# Calculating $\lim_{x\to \frac {\pi}{6}} \left(\frac {\sin(x- \frac{\pi}{6})}{\frac{{\sqrt3}}{2}-\cos x}\right)$, without using L'Hospital rule

Does anyone have any idea how to transform this to calculate the limit as x approaches $\frac {\pi}{6}$, without using L'Hospital rule?

$$\lim_{x\to \Large{\frac {\pi}{6}}} \left(\frac {\sin(x- \frac{\pi}{6})}{\frac{{\sqrt3}}{2}-\cos x}\right)$$

Let put $t=x-\frac{\pi}{6}$

we will compute

$$\lim_{t\to 0}\frac{\sin(t)}{\frac{\sqrt{3}}{2}-\cos(t+\frac{\pi}{6})}=$$

$$\lim_{t\to0}\frac{\sin(t)}{ \frac{\sqrt{3}}{2}(1- \cos(t))+\frac{\sin(t)}{2} }=$$

$$\lim_{t\to 0}\frac{1}{ \frac{1}{2}+\frac{\sqrt{3}}{2}\frac{t^2(1-\cos(t))}{t^2\sin(t)} }=2.$$

• The first will be the third. – hamam_Abdallah Nov 10 '16 at 21:18
• (1-cos(t)) / (sin(t)) is still just 0/0. Isn't that an issue? – kesaluj Nov 10 '16 at 21:30
• @julasek $\frac{1-\cos(t)}{t^2}$ goes to $\frac{1}{2}$ – hamam_Abdallah Nov 10 '16 at 21:38
• How so? $cos(t)=1$ and $t^2=0$. – kesaluj Nov 10 '16 at 21:40
• $1-cos(t)=2sin^2(\frac{t}{2})$ – hamam_Abdallah Nov 10 '16 at 21:49

Let $f(x) = \sin (x-\pi/6), g(x) = \cos x.$ The expression takes the form

$$-\frac{f(x) - f(\pi/6)}{g(x) - g(\pi/6)} = -\frac{(f(x) - f(\pi/6))/( x-\pi/6)}{(g(x) - g(\pi/6))/(x-\pi/6)}.$$

As $x\to \pi/6,$ the last expression $\to -f'(\pi/6)/g'(\pi/6)$ by the defintion of the derivative. That is easy to calculate, and no L'Hopital was used.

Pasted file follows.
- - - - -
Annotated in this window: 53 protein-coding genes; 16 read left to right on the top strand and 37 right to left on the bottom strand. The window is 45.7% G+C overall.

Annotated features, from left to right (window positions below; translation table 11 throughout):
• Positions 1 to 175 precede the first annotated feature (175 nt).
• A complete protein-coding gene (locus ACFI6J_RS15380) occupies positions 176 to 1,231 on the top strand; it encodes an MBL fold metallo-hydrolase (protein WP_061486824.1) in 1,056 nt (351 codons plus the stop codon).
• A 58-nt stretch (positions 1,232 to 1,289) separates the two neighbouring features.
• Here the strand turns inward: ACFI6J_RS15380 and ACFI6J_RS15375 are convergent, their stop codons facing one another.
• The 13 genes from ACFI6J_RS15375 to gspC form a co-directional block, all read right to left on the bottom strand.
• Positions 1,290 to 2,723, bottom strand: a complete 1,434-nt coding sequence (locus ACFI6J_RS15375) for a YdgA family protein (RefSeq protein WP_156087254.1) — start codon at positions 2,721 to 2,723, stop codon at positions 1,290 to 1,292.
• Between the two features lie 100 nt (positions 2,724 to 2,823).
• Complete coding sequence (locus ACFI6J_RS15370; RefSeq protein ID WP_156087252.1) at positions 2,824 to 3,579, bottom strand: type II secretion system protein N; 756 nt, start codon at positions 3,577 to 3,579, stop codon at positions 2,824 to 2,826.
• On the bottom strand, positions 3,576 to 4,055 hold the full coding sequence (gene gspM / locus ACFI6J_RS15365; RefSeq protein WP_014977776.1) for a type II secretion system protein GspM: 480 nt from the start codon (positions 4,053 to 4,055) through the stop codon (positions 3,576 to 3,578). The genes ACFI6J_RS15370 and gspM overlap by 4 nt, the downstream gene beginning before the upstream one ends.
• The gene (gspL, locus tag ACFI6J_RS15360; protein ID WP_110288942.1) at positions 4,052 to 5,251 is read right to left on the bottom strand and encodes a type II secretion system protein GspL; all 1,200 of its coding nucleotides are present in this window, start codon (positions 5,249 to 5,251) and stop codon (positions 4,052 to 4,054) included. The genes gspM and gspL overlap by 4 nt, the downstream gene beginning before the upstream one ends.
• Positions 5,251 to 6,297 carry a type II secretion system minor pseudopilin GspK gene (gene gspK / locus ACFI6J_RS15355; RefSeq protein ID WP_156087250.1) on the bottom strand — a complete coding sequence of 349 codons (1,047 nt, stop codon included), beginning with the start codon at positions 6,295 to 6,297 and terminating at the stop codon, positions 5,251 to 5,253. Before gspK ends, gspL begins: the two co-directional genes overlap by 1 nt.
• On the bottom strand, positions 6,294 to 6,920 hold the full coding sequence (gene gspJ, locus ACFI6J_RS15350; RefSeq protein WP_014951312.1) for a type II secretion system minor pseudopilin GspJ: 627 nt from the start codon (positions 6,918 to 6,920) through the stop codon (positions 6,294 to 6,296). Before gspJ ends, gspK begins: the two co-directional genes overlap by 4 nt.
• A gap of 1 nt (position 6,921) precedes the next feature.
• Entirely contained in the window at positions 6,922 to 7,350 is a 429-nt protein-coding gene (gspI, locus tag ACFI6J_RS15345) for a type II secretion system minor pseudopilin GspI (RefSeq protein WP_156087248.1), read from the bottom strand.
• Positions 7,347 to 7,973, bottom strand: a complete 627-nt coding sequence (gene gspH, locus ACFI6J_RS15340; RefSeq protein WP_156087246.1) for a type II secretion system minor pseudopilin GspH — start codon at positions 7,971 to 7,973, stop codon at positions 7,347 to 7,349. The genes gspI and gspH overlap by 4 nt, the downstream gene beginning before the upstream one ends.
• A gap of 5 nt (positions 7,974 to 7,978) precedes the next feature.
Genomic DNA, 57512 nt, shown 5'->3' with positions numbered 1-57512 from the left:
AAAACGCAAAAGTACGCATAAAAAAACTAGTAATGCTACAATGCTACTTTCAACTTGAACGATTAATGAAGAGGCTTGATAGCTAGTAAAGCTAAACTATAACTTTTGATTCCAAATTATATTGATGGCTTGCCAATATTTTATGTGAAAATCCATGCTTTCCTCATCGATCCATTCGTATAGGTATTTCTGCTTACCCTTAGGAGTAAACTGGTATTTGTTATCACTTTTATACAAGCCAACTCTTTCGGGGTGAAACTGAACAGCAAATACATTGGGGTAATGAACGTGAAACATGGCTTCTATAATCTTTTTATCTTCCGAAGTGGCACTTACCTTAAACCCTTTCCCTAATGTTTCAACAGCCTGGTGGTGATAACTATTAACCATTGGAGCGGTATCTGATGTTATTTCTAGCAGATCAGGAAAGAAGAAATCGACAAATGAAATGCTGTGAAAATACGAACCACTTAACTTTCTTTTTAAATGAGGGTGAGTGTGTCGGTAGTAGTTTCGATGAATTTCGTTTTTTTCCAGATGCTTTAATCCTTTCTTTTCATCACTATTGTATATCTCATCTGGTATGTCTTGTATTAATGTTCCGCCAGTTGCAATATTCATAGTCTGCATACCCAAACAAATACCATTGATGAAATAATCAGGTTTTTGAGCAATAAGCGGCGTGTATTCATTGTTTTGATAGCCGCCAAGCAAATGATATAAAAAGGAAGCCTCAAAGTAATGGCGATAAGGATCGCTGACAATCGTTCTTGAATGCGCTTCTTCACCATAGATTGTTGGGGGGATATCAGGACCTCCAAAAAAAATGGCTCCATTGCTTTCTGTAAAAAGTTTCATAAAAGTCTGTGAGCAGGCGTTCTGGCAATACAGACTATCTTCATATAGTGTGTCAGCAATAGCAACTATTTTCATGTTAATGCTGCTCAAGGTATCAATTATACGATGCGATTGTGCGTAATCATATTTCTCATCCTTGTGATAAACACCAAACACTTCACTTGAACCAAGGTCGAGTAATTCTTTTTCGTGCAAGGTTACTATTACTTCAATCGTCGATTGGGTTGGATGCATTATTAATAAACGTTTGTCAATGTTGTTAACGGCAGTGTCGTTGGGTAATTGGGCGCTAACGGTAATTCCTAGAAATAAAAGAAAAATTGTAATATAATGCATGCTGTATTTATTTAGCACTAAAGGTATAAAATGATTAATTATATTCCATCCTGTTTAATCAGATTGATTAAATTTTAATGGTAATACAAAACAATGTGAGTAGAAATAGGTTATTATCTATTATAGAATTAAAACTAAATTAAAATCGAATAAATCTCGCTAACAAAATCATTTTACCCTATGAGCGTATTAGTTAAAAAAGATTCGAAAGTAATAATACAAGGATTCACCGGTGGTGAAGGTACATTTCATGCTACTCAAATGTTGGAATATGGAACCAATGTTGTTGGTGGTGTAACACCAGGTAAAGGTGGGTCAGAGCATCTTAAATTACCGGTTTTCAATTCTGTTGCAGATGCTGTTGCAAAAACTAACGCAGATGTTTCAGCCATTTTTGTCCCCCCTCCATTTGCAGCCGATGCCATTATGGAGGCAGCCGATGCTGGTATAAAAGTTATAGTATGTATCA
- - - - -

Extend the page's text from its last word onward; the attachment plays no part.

• Lmao, you did not just pull that – Simply Beautiful Art Nov 10 '16 at 21:26
• I don't understand your comment. – zhw. Nov 10 '16 at 22:07
• You basically use L'Hospital's rule, which the OP explicitly said they did not want. – Simply Beautiful Art Nov 10 '16 at 23:01
• Please point out the step where I used L'Hopital. – zhw. Nov 11 '16 at 0:48
• But one is told to not use L'Hopital here, and I didn't. Sorry you cannot understand this elementary point. Everything you've said in these comments is wrong, and I have to say you're pretty rude about it. – zhw. Nov 11 '16 at 16:42

Using trig identities $$\sin 2\theta = 2 \sin\theta \cos\theta\qquad\text{and}\qquad \cos\alpha - \cos\beta = -2 \sin\frac{\alpha - \beta}{2}\sin\frac{\alpha + \beta}{2}$$ ... we can write ...

\begin{align} \sin\left( x - \frac{\pi}{6}\right) &= 2\sin\left(\frac{x}{2} - \frac{\pi}{12}\right) \cos\left(\frac{x}{2} - \frac{\pi}{12}\right) \tag{1} \\[8pt] \frac{\sqrt{3}}{2}-\cos x &= \cos\frac{\pi}{6} - \cos x \\[4pt] &= 2\sin\left(\frac{\pi}{12} - \frac{x}{2}\right) \sin\left(\frac{\pi}{12} + \frac{x}{2}\right) \\[8pt] &= -2\sin\left(\frac{x}{2} - \frac{\pi}{12}\right) \sin\left(\frac{x}{2} + \frac{\pi}{12}\right) \tag{2} \end{align}

... so that, for $\sin\left(\frac{x}{2} -\frac{\pi}{12}\right) \neq 0$ (that is, $x$ in a neighborhood of $\frac{\pi}{6}$ ), ...

$$\frac{\sin\left( x - \dfrac{\pi}{6}\right)}{\dfrac{\sqrt{3}}{2} - \cos x} = - \frac{\cos\left(\dfrac{x}{2}-\dfrac{\pi}{12}\right)}{\sin\left(\dfrac{x}{2} + \dfrac{\pi}{12}\right)} \tag{3}$$

Taking the limit on the right-hand side of $(3)$ amounts to substitution.